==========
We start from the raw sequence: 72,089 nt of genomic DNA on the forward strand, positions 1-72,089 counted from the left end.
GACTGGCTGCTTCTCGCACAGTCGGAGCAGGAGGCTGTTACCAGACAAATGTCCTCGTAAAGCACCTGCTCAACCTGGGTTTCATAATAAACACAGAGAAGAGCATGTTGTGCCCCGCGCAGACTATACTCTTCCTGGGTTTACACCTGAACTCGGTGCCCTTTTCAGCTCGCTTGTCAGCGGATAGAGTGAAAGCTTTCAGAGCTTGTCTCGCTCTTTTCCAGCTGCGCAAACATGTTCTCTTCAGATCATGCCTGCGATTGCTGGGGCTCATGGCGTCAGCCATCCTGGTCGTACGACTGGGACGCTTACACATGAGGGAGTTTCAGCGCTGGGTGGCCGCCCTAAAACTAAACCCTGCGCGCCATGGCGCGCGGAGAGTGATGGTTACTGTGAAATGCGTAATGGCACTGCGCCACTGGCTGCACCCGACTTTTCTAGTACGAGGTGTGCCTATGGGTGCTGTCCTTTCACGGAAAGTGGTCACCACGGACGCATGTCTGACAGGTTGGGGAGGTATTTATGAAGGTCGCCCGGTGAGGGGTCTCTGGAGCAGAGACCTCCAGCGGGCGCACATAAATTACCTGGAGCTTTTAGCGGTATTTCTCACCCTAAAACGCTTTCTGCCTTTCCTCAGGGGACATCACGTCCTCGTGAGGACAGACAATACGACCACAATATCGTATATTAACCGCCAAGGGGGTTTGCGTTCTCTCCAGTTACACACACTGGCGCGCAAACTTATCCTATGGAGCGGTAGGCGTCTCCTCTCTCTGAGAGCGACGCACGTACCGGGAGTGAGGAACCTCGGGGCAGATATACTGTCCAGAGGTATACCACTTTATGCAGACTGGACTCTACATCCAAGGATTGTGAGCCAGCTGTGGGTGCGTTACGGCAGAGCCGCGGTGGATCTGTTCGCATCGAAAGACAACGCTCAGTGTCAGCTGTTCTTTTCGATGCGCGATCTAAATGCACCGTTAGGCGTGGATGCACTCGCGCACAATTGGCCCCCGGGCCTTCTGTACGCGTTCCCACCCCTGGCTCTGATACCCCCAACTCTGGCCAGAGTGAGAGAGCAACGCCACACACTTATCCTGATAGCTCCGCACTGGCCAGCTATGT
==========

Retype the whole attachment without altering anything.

We start from the raw sequence: 72,089 nt of genomic DNA on the forward strand, positions 1-72,089 counted from the left end.
GACTGGCTGCTTCTCGCACAGTCGGAGCAGGAGGCTGTTACCAGACAAATGTCCTCGTAAAGCACCTGCTCAACCTGGGTTTCATAATAAACACAGAGAAGAGCATGTTGTGCCCCGCGCAGACTATACTCTTCCTGGGTTTACACCTGAACTCGGTGCCCTTTTCAGCTCGCTTGTCAGCGGATAGAGTGAAAGCTTTCAGAGCTTGTCTCGCTCTTTTCCAGCTGCGCAAACATGTTCTCTTCAGATCATGCCTGCGATTGCTGGGGCTCATGGCGTCAGCCATCCTGGTCGTACGACTGGGACGCTTACACATGAGGGAGTTTCAGCGCTGGGTGGCCGCCCTAAAACTAAACCCTGCGCGCCATGGCGCGCGGAGAGTGATGGTTACTGTGAAATGCGTAATGGCACTGCGCCACTGGCTGCACCCGACTTTTCTAGTACGAGGTGTGCCTATGGGTGCTGTCCTTTCACGGAAAGTGGTCACCACGGACGCATGTCTGACAGGTTGGGGAGGTATTTATGAAGGTCGCCCGGTGAGGGGTCTCTGGAGCAGAGACCTCCAGCGGGCGCACATAAATTACCTGGAGCTTTTAGCGGTATTTCTCACCCTAAAACGCTTTCTGCCTTTCCTCAGGGGACATCACGTCCTCGTGAGGACAGACAATACGACCACAATATCGTATATTAACCGCCAAGGGGGTTTGCGTTCTCTCCAGTTACACACACTGGCGCGCAAACTTATCCTATGGAGCGGTAGGCGTCTCCTCTCTCTGAGAGCGACGCACGTACCGGGAGTGAGGAACCTCGGGGCAGATATACTGTCCAGAGGTATACCACTTTATGCAGACTGGACTCTACATCCAAGGATTGTGAGCCAGCTGTGGGTGCGTTACGGCAGAGCCGCGGTGGATCTGTTCGCATCGAAAGACAACGCTCAGTGTCAGCTGTTCTTTTCGATGCGCGATCTAAATGCACCGTTAGGCGTGGATGCACTCGCGCACAATTGGCCCCCGGGCCTTCTGTACGCGTTCCCACCCCTGGCTCTGATACCCCCAACTCTGGCCAGAGTGAGAGAGCAACGCCACACACTTATCCTGATAGCTCCGCACTGGCCAGCTATGT